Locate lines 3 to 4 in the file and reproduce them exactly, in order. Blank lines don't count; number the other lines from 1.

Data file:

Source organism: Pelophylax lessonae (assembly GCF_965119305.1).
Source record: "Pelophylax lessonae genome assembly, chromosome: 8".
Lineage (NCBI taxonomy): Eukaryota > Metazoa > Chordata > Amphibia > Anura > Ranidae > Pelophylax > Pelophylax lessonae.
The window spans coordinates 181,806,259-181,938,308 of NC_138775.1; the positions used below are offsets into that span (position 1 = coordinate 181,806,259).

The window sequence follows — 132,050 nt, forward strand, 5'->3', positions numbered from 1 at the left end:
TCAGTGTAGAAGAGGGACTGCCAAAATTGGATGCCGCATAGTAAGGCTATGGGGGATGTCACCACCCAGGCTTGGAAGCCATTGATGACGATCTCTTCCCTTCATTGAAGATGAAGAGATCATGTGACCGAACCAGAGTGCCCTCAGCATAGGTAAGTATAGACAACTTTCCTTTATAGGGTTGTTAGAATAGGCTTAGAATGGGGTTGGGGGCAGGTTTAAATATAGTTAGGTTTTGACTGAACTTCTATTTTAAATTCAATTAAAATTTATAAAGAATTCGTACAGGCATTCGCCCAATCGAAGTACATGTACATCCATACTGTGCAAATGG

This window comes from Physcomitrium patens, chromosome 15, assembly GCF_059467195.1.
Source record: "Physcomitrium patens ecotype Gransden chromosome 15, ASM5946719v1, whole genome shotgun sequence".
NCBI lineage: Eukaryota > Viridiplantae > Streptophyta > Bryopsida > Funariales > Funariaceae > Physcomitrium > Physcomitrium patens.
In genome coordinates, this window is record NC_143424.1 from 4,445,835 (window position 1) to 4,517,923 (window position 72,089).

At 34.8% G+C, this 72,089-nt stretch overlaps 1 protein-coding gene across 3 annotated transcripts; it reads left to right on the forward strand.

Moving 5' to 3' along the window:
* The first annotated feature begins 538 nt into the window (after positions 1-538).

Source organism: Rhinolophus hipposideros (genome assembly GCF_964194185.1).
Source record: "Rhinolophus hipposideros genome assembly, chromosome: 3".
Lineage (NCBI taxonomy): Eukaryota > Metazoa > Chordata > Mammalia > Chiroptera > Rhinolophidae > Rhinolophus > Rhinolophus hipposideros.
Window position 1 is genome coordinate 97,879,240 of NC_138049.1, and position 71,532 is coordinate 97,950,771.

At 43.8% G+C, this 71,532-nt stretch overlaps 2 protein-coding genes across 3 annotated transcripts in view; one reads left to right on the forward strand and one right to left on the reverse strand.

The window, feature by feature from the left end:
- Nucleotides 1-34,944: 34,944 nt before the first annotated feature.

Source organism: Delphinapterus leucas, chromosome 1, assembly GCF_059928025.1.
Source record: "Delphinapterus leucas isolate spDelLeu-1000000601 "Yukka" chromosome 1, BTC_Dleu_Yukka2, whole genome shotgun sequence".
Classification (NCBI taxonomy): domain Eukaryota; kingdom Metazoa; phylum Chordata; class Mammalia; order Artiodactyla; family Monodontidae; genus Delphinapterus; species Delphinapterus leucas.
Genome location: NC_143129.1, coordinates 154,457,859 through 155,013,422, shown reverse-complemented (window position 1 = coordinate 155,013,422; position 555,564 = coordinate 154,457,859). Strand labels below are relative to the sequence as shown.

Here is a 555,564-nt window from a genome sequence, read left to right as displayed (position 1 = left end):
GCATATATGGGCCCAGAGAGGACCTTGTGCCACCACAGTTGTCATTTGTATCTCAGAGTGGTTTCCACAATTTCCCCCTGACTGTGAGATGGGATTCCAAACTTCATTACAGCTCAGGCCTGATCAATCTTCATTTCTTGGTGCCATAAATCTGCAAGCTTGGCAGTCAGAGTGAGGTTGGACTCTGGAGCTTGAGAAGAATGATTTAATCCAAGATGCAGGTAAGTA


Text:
Lineage (NCBI taxonomy): Eukaryota > Metazoa > Chordata > Amphibia > Anura > Ranidae > Pelophylax > Pelophylax lessonae.
The window spans coordinates 181,806,259-181,938,308 of NC_138775.1; the positions used below are offsets into that span (position 1 = coordinate 181,806,259).